Writing with Military Precision
During his many years as an intelligence officer, Craig Shrives learned how to write clearly for the eyes of British and American generals. In this guide he shares his practical experience: he identifies common mistakes and ambiguities and offers suggestions for correcting and clarifying what you want to say, and a final section gives useful advice on easily confused words. (Previously sold in Postscript as Grammar for Grown-ups.)
The Dictionary Series
'A browser's paradise', this set comprises four dictionaries: one defines and traces the origins of almost 300 commonly used words from 'accolade' to 'zoo'; another provides detailed explanations of over 400 idioms in current use; English Down the Ages starts from historical events (from 1066 to 1989) and explores how they brought new vocabulary into the language; and Proverbs and Their Origins explains the meaning and usage of 400 proverbs, chosen for their interesting etymologies and stories. Slipcased.
Excuse My French!
Fluent Français Without the Faux Pas
How do you say 'a bunch of muppets' in French? Is 'faire la bombe' as explosive as it sounds? With over 700 everyday expressions and their idiomatic English equivalents, this book offers an entertaining way to improve your language skills while discovering the origins of both languages' most curious phrases. You'll also learn when to beware of literal translation – and which phrases might land you in trouble.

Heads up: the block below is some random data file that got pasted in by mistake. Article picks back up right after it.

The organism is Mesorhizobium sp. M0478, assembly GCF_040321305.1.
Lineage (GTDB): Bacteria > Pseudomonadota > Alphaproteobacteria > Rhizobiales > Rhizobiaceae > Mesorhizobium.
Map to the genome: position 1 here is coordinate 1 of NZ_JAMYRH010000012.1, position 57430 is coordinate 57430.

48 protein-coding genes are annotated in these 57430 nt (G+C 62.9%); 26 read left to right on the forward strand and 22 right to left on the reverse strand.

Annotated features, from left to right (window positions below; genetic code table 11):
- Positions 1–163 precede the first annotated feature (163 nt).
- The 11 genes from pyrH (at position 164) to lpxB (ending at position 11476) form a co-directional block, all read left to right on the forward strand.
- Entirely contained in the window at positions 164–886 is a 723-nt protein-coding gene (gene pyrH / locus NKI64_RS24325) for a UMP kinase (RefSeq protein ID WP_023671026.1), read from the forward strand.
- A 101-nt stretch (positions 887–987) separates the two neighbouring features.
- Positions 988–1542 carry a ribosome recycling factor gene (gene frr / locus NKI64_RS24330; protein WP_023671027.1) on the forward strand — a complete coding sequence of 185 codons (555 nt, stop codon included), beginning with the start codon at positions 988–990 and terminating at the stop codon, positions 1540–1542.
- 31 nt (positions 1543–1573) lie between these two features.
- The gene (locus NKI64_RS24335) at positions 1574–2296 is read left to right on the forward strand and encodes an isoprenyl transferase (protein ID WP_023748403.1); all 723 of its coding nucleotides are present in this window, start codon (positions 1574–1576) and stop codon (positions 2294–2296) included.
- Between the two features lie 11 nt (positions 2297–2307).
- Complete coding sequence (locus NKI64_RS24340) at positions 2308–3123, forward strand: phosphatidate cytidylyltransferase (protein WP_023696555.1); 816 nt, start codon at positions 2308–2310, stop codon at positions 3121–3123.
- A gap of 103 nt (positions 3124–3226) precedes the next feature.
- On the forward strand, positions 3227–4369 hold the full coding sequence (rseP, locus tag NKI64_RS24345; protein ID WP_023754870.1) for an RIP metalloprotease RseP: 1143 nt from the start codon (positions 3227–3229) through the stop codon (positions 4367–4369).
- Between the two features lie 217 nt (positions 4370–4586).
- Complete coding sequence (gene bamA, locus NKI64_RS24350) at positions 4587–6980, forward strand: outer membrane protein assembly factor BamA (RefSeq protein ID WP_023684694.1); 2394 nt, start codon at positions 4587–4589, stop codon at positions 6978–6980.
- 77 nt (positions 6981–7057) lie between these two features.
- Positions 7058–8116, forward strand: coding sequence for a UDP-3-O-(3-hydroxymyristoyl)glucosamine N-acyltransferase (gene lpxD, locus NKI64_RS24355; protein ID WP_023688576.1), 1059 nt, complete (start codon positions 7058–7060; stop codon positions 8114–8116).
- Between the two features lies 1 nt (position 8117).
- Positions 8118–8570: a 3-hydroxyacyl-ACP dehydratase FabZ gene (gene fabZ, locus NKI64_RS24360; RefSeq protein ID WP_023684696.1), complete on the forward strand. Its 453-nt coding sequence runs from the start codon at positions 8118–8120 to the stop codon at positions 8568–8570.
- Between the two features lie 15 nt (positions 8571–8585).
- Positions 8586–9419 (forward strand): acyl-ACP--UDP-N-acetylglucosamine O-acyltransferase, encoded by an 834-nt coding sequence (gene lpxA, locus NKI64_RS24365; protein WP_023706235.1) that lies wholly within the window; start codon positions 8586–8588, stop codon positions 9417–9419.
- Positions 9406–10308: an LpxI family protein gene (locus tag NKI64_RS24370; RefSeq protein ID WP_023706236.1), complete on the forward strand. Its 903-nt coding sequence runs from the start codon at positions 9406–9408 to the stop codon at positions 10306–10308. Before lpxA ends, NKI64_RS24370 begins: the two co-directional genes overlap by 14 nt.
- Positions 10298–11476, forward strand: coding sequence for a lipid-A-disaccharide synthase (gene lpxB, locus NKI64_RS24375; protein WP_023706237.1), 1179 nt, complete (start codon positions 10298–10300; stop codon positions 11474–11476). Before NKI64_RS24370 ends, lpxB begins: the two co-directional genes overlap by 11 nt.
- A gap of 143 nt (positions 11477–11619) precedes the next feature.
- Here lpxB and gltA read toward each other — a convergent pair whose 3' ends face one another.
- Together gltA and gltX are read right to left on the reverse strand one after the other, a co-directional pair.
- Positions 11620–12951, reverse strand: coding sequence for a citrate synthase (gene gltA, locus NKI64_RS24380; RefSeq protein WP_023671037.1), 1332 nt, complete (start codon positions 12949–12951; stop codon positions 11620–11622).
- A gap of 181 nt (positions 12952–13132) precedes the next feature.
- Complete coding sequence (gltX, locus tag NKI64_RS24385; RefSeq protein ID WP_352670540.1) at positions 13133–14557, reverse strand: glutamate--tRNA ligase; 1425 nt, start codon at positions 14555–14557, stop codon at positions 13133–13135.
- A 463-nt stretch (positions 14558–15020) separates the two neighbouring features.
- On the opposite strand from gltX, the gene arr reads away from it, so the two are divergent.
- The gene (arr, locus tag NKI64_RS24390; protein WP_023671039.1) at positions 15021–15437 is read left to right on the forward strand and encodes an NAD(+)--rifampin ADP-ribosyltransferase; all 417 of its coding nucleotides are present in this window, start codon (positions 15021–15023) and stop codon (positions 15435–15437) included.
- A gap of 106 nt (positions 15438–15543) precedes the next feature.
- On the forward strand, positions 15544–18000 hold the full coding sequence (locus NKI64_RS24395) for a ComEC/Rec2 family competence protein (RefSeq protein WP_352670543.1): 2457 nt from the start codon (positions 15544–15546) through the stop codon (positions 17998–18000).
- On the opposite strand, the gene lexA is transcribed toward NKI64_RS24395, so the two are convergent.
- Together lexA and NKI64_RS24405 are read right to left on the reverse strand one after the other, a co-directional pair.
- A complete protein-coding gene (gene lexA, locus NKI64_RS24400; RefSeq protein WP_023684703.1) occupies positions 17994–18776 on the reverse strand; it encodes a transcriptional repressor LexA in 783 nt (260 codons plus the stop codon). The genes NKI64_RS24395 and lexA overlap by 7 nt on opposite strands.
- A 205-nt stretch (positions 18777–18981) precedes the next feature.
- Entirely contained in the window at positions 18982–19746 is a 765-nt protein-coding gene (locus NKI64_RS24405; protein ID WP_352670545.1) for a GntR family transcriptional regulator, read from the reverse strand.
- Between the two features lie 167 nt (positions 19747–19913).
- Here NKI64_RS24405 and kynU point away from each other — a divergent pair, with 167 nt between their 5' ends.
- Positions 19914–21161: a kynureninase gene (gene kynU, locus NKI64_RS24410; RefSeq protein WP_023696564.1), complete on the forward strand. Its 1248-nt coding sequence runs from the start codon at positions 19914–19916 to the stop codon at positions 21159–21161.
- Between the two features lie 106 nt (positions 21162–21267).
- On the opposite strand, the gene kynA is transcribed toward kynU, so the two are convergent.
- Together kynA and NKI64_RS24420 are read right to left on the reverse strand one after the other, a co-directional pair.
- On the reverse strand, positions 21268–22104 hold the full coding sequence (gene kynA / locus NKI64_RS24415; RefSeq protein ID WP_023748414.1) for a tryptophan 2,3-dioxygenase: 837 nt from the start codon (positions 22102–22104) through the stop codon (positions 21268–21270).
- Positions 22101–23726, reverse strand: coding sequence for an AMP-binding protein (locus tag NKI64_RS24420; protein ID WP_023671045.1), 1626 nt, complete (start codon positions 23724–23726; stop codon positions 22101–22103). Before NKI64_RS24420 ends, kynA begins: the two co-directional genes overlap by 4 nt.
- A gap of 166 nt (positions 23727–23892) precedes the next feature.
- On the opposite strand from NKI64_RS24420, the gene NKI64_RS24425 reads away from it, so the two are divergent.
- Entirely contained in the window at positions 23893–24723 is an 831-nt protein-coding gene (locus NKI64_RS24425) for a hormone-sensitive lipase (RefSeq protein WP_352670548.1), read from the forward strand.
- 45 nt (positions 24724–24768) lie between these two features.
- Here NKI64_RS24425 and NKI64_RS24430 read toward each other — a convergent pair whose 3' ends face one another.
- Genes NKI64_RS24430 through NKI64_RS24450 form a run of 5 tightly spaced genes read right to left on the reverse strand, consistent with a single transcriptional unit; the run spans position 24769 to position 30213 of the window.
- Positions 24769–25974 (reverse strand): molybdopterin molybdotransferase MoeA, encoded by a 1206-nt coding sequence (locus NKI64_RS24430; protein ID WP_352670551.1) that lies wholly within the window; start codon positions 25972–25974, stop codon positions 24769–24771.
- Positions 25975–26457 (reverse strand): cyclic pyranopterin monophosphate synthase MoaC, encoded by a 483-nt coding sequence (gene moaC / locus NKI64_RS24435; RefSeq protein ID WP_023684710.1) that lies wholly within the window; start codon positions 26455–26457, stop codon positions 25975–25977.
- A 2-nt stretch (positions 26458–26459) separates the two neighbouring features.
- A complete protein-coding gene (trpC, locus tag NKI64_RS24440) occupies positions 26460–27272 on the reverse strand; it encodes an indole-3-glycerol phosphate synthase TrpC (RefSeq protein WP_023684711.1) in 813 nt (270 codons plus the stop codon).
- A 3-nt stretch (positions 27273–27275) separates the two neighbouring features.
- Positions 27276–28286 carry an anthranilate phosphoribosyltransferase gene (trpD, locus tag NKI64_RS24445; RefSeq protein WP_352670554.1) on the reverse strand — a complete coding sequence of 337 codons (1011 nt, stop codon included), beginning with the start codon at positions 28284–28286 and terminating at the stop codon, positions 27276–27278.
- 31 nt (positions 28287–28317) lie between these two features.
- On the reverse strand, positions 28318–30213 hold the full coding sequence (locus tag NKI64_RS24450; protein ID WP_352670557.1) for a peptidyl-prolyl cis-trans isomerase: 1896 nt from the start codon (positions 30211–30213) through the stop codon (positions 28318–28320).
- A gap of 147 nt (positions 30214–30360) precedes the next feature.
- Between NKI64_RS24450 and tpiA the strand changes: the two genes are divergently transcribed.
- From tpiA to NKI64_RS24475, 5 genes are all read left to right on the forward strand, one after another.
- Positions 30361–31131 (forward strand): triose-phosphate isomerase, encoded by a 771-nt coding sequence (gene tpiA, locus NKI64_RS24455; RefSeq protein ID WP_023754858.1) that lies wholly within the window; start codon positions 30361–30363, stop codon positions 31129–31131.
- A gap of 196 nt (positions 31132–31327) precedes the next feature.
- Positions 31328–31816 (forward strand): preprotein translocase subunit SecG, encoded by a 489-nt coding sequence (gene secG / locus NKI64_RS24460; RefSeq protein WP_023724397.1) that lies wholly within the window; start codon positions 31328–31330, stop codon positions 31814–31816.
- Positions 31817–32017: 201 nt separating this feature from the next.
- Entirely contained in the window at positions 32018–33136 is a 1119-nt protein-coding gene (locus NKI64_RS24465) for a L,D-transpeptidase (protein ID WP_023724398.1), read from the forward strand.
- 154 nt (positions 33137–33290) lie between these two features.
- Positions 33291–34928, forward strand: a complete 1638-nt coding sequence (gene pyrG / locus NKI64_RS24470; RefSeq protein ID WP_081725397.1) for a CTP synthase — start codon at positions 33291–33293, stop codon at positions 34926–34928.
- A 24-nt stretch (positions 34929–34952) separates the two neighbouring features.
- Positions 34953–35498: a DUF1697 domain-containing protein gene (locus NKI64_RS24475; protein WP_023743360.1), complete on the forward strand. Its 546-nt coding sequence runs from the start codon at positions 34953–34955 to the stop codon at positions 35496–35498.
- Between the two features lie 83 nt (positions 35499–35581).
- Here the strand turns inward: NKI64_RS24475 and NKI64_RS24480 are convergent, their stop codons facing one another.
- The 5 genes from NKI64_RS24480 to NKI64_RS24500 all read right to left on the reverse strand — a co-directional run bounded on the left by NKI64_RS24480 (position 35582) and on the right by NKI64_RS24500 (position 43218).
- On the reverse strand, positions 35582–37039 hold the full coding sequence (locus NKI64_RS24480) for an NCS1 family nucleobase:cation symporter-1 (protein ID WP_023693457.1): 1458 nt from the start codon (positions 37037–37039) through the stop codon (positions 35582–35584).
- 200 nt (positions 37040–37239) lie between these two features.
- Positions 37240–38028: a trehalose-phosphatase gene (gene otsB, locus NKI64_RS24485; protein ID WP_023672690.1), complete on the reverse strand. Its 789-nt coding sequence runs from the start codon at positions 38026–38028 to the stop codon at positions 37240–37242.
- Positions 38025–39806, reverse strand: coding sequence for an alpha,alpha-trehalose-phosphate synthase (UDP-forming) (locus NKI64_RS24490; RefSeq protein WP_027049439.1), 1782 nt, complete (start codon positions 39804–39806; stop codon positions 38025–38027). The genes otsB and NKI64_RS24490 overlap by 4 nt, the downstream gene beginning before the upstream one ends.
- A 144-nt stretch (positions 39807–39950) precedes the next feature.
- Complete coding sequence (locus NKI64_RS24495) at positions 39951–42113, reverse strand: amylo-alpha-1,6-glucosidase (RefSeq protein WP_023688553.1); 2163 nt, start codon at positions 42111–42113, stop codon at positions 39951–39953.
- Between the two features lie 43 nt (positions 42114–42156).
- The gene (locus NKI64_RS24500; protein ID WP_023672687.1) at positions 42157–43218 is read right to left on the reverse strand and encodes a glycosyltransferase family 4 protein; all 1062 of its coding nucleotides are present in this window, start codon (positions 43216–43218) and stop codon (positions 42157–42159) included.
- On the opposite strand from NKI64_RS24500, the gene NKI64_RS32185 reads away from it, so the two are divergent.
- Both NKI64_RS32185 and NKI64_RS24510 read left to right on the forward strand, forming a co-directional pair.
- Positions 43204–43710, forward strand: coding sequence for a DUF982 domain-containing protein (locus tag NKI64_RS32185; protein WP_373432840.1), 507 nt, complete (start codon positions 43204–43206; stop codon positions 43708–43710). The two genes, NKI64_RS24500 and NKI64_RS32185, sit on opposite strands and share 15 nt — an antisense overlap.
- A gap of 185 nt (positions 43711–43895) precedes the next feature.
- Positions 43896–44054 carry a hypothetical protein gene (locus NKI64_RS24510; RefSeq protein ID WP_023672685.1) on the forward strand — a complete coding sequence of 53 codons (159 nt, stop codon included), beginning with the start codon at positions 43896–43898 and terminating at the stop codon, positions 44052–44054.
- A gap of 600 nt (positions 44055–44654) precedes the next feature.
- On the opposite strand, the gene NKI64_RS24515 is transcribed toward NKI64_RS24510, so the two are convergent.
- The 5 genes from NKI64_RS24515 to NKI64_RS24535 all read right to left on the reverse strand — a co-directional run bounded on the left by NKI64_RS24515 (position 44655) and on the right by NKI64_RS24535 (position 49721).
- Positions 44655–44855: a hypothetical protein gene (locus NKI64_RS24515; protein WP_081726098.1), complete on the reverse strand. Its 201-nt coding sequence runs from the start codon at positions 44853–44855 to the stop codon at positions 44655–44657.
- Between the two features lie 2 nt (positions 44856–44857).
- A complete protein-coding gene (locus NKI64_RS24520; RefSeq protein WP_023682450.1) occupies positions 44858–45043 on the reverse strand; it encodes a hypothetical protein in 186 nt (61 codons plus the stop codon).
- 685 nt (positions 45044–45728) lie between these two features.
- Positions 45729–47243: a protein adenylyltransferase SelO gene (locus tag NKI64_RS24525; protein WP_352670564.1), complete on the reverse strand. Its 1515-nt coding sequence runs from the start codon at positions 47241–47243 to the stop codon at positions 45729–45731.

Dent's Modern Tribes
The Secret Languages of Britain
Hobbies and professions all have their unique and colourful jargon, which is often completely baffling to outsiders. But now Countdown’s resident word expert has decoded these mysterious idioms by interviewing hundreds of members of Britain’s ‘tribes’, from twitchers to spies. Here she presents the idiosyncratic vocabulary that she has learned, so that you too can discover why bin collectors love a ‘Tiffany’, what a publisher means by ‘deckle’ and how ticket inspectors discreetly request back-up.